Hollis and his older sister, Lou, have been sent away to spend the summer at their grandmother's country house while their parents try to work out their marital problems. Hollis soon has more to think about than home; next door is Bonepile Hollow, where a monster lives that no one will talk about, a singing mouse starts visiting his room at night, and a mysterious figures starts appearing amidst the ever-encroaching kudzu. By turns wondrous and suspenseful, this debut novel makes reality seem magical to create an aura of enchantment. As she builds to a scary and somewhat brutal conclusion, Henderson tosses off many fascinating details about the vivid setting. Whether Hollis is learning how to play a pan-pipe, waiting in the dark for the singing mouse, fighting back the malevolent kudzu, or exploring the evil at the heart of the Hollow, his adventures are engrossing and exotic. (Fiction. 8-12)

Pub Date: April 1, 1995

ISBN: 1-57131-603-5

Page Count: 140

Publisher: Milkweed

Review Posted Online: May 20, 2010

Kirkus Reviews Issue: April 15, 1995

Did you like this book?

No Comments Yet



A prolific British illustrator makes a rare foray across the pond with this faintly Gothic series opener. Eleven-year-old Stanley is amazed to learn that he’s inherited an old mansion in Crampton Rock—a distant seaside town whose residents turn out to include a candy-store owner who changes into a werewolf every night, a trio of menacing (if ineffectual pirates) and a supposedly dead pike that utters cryptic warnings. Fortunately, Stanley is a clever, doughty lad, well capable of blasting the werewolf with a silver bullet, tricking the pirates into barrels and weathering other challenges with just occasional help from adult allies. Mould adds plenty of comically ghoulish ink drawings and silhouettes to his fluently written tale, and sets up a continuing plotline that leads to encounters with a decapitated ghost and more pirates in the next episode, The Icy Hand (ISBN: 978-159643-385-4, also September). Fine fare for fans of the likes of Paul Stewart and Chris Riddell’s Far-Flung Adventures series or Philip Ardagh’s Eddie Dickens trilogy. (Fantasy. 9-11)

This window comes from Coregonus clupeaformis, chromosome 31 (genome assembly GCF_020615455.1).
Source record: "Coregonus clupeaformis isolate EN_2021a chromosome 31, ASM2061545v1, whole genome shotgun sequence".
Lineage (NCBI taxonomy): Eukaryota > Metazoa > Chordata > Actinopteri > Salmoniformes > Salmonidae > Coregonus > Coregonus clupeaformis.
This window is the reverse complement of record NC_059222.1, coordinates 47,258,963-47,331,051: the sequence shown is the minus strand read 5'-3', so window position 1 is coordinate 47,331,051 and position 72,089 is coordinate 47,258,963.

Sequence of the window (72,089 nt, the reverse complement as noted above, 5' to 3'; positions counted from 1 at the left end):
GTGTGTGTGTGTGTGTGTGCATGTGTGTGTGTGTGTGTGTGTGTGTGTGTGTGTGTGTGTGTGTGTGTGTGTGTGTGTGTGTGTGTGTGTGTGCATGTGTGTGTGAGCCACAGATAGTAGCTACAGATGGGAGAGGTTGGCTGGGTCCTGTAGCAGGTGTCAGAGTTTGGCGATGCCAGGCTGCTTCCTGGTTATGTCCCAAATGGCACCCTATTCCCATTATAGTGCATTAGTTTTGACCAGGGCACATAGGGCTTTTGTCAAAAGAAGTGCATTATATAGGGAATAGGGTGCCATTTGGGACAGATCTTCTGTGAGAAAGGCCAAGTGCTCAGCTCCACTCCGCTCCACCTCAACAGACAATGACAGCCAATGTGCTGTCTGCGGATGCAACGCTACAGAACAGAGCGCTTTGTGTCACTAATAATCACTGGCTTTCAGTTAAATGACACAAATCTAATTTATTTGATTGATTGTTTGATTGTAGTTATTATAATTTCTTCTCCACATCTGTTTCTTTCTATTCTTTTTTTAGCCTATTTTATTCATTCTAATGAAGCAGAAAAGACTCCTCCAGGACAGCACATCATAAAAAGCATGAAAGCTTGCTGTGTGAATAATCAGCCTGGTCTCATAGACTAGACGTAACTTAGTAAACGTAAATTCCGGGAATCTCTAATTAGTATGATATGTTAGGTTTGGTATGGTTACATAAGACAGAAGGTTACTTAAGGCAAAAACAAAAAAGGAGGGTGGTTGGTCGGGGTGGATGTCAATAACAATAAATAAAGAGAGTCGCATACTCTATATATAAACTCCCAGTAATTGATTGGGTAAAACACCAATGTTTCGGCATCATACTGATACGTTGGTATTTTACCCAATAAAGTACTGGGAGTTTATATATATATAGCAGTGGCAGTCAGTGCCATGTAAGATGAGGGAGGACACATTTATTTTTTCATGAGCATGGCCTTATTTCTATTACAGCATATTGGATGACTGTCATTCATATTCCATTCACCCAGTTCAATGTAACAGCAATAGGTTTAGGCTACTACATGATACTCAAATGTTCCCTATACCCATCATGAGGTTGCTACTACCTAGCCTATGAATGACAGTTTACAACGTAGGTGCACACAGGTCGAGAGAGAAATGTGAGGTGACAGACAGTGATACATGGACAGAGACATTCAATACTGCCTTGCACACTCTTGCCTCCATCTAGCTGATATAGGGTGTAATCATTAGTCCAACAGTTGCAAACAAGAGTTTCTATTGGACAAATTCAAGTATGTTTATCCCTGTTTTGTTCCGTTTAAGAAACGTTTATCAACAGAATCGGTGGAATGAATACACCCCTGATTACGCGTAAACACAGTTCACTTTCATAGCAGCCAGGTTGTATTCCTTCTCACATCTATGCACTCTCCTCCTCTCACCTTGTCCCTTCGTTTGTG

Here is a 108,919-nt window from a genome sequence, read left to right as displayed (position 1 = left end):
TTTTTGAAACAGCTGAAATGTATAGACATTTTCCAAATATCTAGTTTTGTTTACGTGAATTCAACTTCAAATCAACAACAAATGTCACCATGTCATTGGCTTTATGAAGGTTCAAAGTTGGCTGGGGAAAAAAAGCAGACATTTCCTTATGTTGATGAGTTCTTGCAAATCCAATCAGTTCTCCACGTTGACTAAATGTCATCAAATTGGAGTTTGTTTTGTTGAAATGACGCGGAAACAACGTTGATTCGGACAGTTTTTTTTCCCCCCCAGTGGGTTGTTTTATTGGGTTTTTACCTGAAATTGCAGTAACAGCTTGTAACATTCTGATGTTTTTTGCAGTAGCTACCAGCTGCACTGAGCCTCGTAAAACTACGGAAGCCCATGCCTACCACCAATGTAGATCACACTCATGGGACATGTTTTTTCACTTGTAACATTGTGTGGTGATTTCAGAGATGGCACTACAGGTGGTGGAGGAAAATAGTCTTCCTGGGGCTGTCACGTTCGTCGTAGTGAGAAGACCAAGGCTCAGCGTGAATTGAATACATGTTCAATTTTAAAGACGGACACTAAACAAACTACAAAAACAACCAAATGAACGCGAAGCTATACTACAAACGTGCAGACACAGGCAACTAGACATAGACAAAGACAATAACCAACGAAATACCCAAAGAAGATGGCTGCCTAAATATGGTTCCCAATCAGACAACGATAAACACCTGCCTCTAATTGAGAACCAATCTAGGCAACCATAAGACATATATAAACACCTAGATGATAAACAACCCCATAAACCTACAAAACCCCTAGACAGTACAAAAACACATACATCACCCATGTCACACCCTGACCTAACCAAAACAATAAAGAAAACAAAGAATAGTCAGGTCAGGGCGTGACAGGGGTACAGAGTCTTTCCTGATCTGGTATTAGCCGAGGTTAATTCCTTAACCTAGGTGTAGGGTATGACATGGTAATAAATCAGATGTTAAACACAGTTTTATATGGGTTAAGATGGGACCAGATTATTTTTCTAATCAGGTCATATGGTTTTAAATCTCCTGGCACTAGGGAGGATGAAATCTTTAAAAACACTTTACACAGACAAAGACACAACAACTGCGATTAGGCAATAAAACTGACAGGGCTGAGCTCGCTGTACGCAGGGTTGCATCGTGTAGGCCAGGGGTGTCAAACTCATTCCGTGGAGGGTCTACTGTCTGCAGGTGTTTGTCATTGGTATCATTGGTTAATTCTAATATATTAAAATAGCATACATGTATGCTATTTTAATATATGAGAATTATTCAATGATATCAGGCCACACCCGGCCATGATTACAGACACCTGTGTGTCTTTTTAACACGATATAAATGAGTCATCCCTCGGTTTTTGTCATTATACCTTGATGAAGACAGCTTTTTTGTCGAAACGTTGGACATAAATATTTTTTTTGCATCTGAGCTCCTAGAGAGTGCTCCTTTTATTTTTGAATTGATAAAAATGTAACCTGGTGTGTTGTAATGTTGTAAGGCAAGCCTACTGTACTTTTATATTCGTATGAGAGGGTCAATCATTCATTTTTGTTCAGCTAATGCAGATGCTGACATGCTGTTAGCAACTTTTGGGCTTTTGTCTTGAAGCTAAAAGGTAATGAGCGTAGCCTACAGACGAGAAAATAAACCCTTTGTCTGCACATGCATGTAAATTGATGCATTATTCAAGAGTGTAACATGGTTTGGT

Pub Date: Sept. 1, 2008

ISBN: 978-1-59643-383-0

Page Count: 188

Publisher: Roaring Brook

Review Posted Online: May 20, 2010

Kirkus Reviews Issue: July 15, 2008

Did you like this book?

No Comments Yet


Despite her attempts to lead a normal life filled with shopping trips and dates with her hunky boyfriend, middle schooler Sherry Holmes Baldwin finds herself thrust back into the role of supernatural sleuth. In this sequel to I So Don’t Do Mysteries (2008), Sherry and her best friend, Junie, take on the serious task of unmasking an individual who is stalking Sherry’s stepmother. Similar to the previous text, Sherry’s deceased mom and grandfather lend support from beyond the grave, a device that, through humor and a thorough setup, manages to be more believable than creepy. In addition to wanting to protect her stepmother, Sherry is determined to crack this mystery for a chance to be awarded five minutes of “Real Time” with her deceased mother. Perfectly tame for middle schoolers—Sherry’s dates never pass PG, and although the threat of the stalker is at times menacing, Sherry’s silly, over-the-top inner dialogue helps defuse the situation and provide comic relief. (Mystery. 10-12)

Pub Date: Dec. 8, 2009

ISBN: 978-0-385-73604-6

Page Count: 256

Publisher: Delacorte

Review Posted Online: May 20, 2010

Kirkus Reviews Issue: Nov. 1, 2009

Did you like this book?

No Comments Yet